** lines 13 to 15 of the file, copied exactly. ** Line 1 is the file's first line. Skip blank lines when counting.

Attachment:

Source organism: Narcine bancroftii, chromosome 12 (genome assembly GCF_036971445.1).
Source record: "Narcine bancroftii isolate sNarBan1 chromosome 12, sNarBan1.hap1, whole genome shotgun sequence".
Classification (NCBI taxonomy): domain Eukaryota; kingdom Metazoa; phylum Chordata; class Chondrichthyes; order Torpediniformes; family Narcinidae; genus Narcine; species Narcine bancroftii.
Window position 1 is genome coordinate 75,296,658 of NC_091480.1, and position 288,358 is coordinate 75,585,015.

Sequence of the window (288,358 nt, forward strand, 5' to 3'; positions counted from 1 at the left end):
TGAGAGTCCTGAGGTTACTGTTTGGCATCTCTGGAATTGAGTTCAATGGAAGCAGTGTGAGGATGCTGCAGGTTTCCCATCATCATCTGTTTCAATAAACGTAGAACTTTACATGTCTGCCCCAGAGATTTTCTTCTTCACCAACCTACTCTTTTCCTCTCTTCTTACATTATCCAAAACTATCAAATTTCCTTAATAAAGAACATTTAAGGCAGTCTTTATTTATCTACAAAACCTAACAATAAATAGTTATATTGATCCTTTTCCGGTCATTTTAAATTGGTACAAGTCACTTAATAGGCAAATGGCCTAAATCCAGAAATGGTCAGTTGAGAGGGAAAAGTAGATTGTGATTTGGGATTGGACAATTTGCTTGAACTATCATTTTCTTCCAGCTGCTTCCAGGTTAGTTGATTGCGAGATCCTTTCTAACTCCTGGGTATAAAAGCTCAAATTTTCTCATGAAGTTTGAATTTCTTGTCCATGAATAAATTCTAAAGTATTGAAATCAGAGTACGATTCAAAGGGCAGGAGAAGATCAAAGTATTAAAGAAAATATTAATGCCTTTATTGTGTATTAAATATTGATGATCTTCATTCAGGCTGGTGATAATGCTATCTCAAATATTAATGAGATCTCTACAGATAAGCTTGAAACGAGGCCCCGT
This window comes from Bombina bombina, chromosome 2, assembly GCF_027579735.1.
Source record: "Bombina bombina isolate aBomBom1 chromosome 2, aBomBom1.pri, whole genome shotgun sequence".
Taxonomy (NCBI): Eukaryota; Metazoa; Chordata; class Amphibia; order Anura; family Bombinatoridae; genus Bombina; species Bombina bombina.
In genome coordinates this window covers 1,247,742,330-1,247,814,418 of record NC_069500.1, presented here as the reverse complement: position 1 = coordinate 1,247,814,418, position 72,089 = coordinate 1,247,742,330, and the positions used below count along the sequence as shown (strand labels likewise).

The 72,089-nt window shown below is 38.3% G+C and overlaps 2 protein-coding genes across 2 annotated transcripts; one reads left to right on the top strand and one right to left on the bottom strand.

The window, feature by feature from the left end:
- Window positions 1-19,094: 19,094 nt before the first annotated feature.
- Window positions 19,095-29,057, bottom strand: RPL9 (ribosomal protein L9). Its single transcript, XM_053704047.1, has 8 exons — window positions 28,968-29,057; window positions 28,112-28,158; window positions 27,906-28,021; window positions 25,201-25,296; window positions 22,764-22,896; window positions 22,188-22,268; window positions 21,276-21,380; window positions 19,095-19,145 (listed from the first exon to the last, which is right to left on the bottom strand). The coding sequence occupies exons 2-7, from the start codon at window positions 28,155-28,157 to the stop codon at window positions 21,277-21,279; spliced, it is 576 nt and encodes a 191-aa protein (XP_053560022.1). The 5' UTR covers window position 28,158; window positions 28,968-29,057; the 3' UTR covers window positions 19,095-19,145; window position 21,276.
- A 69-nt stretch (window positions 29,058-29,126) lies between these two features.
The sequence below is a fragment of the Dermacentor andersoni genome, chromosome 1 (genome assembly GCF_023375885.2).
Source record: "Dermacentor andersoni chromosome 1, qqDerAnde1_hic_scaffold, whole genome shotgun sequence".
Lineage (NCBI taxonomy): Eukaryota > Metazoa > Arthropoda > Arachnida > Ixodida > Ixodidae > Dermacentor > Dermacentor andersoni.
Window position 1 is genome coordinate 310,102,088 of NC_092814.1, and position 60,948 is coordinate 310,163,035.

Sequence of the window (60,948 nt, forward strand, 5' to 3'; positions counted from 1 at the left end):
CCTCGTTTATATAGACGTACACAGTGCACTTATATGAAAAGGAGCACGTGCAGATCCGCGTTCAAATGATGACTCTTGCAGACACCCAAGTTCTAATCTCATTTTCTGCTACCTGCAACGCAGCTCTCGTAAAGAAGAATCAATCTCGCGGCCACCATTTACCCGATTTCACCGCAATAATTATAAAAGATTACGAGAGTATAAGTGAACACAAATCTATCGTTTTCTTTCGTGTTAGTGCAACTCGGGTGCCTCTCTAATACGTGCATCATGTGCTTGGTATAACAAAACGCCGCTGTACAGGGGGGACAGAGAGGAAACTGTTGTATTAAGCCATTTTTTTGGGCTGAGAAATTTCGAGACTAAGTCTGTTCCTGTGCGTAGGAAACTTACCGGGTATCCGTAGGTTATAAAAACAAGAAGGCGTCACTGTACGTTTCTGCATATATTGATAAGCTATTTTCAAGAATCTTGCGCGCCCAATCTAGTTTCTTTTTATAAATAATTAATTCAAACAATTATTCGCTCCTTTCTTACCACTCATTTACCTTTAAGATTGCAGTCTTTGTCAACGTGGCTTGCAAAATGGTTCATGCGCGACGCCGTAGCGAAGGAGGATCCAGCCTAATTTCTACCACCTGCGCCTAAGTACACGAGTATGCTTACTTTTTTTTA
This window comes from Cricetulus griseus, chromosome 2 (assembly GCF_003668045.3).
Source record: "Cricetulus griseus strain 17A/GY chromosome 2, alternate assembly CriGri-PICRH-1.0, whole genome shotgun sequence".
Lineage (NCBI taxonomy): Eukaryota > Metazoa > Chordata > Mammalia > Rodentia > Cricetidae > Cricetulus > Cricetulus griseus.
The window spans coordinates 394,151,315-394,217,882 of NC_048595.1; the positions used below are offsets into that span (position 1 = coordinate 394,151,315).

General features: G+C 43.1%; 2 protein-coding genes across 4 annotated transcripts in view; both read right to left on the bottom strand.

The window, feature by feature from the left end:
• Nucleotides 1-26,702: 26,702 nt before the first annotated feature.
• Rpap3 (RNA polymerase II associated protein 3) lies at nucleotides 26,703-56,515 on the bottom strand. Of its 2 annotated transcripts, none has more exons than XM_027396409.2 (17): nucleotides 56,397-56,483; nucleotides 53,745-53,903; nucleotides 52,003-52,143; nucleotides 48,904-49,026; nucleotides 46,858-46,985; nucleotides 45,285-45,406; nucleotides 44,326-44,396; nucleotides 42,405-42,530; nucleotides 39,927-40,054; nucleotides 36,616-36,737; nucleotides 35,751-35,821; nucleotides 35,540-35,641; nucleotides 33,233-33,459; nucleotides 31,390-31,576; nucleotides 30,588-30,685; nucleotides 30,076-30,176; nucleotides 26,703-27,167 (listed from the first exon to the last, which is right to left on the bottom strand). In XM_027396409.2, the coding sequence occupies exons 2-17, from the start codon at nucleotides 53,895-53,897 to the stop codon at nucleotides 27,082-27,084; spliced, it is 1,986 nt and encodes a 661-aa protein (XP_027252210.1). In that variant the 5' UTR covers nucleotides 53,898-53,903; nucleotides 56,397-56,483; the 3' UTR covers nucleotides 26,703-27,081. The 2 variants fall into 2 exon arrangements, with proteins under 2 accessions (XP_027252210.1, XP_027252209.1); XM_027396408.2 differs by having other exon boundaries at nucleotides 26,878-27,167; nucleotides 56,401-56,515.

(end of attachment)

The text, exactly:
- Window positions 1-19,094: 19,094 nt before the first annotated feature.
- Window positions 19,095-29,057, bottom strand: RPL9 (ribosomal protein L9). Its single transcript, XM_053704047.1, has 8 exons — window positions 28,968-29,057; window positions 28,112-28,158; window positions 27,906-28,021; window positions 25,201-25,296; window positions 22,764-22,896; window positions 22,188-22,268; window positions 21,276-21,380; window positions 19,095-19,145 (listed from the first exon to the last, which is right to left on the bottom strand). The coding sequence occupies exons 2-7, from the start codon at window positions 28,155-28,157 to the stop codon at window positions 21,277-21,279; spliced, it is 576 nt and encodes a 191-aa protein (XP_053560022.1). The 5' UTR covers window position 28,158; window positions 28,968-29,057; the 3' UTR covers window positions 19,095-19,145; window position 21,276.
- A 69-nt stretch (window positions 29,058-29,126) lies between these two features.